The fact remains that under the president’s policies, more than 85 percent of all offshore areas remain off-limits.


President says: “We have subsidized oil companies for a century. That’s long enough.”

Facts say:  The U.S. oil and natural gas industry does not receive tax subsidies.

It delivers $86 million a day to the federal government in revenue, mostly income taxes. 

There is not a single targeted tax credit in the Internal Revenue Code available to the oil and natural gas industry. The industry is allowed to take deductions to recover costs of doing business, which has
been allowed to all businesses since the inception of our country’s income tax system.

The proposal:  What the administration is proposing – an $85 billion tax hike – will impede investment in U.S. energy resources, stifle job creation, drive up imports and increase the volatility of gasoline markets.


President says: “But with only 2 percent of the world’s oil reserves, oil isn’t enough.”

Facts say: The U.S. is home to three times the amount of reserves as Saudi Arabia.

The “2 percent” number is misleading at best. “Reserves” is a technical term that refers to oil that drilling has proven to be available. According to a recent report by the Congressional Research Service, our “recoverable” conventional oil resources are nearly six times that.  And our unconventional oil resources are close to six times larger than our conventional oil resources.

Nevertheless, the administration and opponents of domestic energy development continued to use the misleading “2 percent” number. Companies believe in the long-term potential of U.S. oil development. That’s why they are willing to invest many billions of dollars in new projects here at home.


President says : “My Administration will take every possible action to safely develop this energy [natural gas]...  America will develop this resource without putting the health or safety of our citizens at risk.”

Facts say:  Strong industry standards already exist and natural gas production from shale is highly
regulated at the federal and state levels.

API’s more than 600 standards are widely used by companies in the U.S. and around the world and are frequently referenced in federal, state and international regulations.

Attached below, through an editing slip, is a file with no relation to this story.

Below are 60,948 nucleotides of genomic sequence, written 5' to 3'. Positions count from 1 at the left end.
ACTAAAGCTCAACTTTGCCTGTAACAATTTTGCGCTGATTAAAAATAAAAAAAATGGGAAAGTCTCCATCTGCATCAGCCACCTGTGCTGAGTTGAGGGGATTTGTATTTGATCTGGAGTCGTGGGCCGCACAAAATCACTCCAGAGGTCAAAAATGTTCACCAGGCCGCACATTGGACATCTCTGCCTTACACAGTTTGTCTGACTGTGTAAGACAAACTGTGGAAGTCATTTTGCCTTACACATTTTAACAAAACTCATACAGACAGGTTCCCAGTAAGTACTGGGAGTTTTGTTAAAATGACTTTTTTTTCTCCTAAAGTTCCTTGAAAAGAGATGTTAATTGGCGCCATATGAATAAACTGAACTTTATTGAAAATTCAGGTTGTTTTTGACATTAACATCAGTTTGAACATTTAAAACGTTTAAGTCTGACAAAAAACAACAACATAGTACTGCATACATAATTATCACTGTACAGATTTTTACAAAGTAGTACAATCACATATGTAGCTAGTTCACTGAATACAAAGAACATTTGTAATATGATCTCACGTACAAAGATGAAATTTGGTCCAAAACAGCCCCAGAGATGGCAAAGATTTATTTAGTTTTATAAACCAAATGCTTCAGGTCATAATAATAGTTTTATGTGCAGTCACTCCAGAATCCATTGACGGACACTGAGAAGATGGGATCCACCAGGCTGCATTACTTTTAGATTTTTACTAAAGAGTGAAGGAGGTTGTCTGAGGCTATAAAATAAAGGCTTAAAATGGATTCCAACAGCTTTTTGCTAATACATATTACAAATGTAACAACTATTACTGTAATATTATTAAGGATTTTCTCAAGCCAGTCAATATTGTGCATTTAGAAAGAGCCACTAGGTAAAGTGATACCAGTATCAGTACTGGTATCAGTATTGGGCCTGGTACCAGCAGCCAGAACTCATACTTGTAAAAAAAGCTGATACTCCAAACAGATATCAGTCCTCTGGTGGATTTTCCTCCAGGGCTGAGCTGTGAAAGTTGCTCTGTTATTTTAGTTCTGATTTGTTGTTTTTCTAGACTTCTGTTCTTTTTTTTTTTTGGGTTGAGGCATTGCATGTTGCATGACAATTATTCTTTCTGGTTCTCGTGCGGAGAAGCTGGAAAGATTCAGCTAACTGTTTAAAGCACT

[Current regulations cover well design, spacing, and operation; water use; waste management and disposal; air emissions; wildlife protection; surface impacts; and health and safety. Federal laws that already apply to shale gas production include the Clean Water Act, the Safe Drinking Water Act, the Comprehensive Environmental
Response, Compensation and Liability Act (Superfund), the Clean Air Act, the National Environmental Policy Act, the Emergency Planning and Community Right to Know Act, and the Occupational Health and Safety Act.  Are those getting close to being enough...????]

Nevertheless, ten federal agencies are now studying, considering new limits, or in the process of layering on additional regulations and requirements directed at hydraulic fracturing, an indispensable technology used in most natural gas development. This potential avalanche of new rules will discourage further natural gas development (if not outright prohibit it), reducing investment, reducing energy production and costing jobs. In addition, the administration’s corporate tax proposals would increase taxes on the industry by many billions of dollars, discouraging investment and harming production and jobs.

My opinion The President is "unsure", so he is overdoing it to be on the safe side - and he is hurting the nation.  He needs to make practical decisions based on real facts.  He is hurting the economy, jobs, the trade balance of payments, and our potential independence.  If he did "let it all loose", then the prospect of so much oil coming on line would reduce the price in the futures market and we would all have lower oil prices, plus alot more royalties income to help pay for the government.  There are 100's of thousands of jobs that could be added.


President says:  “If you’re an American manufacturer, you should get a bigger tax cut. If you’re a high-tech manufacturer, we should double the tax deductions you get for making your products here.”